Student Journalists Accuse Keene State College Of Blocking Access To Staff

May 17, 2017

There’s been a public dispute going on in Keene over the rights of student journalists.

This is all playing out at Keene State College, where editors at the student-run newspaper say administrators have been limiting access to faculty and staff for interviews.

Now, college officials are responding to those concerns.

Keene Sentinel reporter Ethan DeWitt joined NHPR's Morning Edition to talk about his coverage of this story.

This all started earlier this month when the college student newspaper The Equinox spoke out it in an editorial. What did they say?

They published an editorial in the last edition of the student paper, right before graduation. And basically, they did not mince words. They accused the college of what they called a pattern of suppression and obstruction. Basically what they were saying was that in recent months and years, the college communications office has made it more difficult for them to get interviews with staff and faculty and administration officials for student journalists. And has basically imposed this requirement that everybody check in with the communications office, get questions pre-approved, and interviews monitored by the communications office itself. They say this pattern has made it very difficult for them to report even basic stories and nearly impossible for them to report some of the bigger stories they’d like to do on campus.

And the college’s journalism faculty also weighed in as well, right?

Right, so in that same edition of that student paper, which as I understand is widely read around campus, the journalism faculty penned their own letter to the editor, and they also did not hold back. They accused the college of suppressing the First Amendment and suppressing freedom of inquiry. They said that their own students, beyond just the reporters for the student newspaper, the journalism students who actually need to complete assignments and projects for grades, that they were being affected negatively by these new media policies, which they say have happened over the last two years.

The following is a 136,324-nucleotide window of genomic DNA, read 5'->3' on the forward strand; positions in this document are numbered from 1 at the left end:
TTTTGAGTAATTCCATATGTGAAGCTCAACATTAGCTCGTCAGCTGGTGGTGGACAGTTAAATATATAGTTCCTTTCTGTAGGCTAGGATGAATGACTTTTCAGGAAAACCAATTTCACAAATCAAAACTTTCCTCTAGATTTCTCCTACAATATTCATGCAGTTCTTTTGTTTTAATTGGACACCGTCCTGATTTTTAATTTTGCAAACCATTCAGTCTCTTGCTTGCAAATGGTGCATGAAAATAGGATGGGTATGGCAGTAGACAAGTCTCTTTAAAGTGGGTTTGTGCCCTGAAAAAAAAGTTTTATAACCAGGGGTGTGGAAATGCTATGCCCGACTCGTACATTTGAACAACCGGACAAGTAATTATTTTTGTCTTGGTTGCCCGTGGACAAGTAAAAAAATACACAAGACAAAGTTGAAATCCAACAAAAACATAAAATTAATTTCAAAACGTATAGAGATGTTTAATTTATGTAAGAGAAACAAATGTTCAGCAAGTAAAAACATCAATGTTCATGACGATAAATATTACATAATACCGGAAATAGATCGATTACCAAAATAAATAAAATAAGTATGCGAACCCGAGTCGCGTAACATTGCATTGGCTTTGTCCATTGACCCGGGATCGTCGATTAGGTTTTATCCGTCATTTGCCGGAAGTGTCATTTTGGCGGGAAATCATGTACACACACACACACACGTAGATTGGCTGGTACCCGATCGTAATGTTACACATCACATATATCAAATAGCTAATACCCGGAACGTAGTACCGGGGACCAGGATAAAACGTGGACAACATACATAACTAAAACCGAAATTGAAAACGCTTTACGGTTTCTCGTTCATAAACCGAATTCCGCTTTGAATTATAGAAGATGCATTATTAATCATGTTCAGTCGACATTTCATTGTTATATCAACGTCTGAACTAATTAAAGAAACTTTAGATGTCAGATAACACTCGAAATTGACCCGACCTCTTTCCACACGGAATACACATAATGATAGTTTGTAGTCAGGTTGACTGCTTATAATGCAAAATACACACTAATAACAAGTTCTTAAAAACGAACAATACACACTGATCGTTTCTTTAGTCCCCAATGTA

Keene State College President Anne Huot responded last week with a memo to staff. What did she say?

It basically it took pains to praise the student newspaper, which has garnered a lot of national awards over the years. It also voiced the president’s commitment to free speech on campus and to a vibrant press. It then went on to say that the press office and administration encourages faculty and staff to freely give interviews to reporters and said the only communication that they ask is checking in with the communications office. That was the initial email, and then that email sparked concern by journalism faculty over not being specific enough. That was followed up by a subsequent email.

Would this be a change in policy? Is the college requiring that faculty check in with the communications office first before they do an interview?

That’s what’s unclear. If you talk to journalism faculty and student journalists themselves, they say it is a requirement. According to journalism faculty, the students have 20 documented instances where people have directly told them that they cannot speak to them without getting approval. If you talk to the campus communications office itself, they say approval is not required. It is just a voluntary check in by staff and faculty if you’re in contact with a student journalist or a professional journalist.

The college is saying it just wants to be in the loop on these interviews?

Right, and that’s what they said in a clarifying email on Monday, saying this is strictly voluntary. But faculty are saying that doesn’t go far enough, and they are hoping to meet and to draft a more clear policy this week with the president.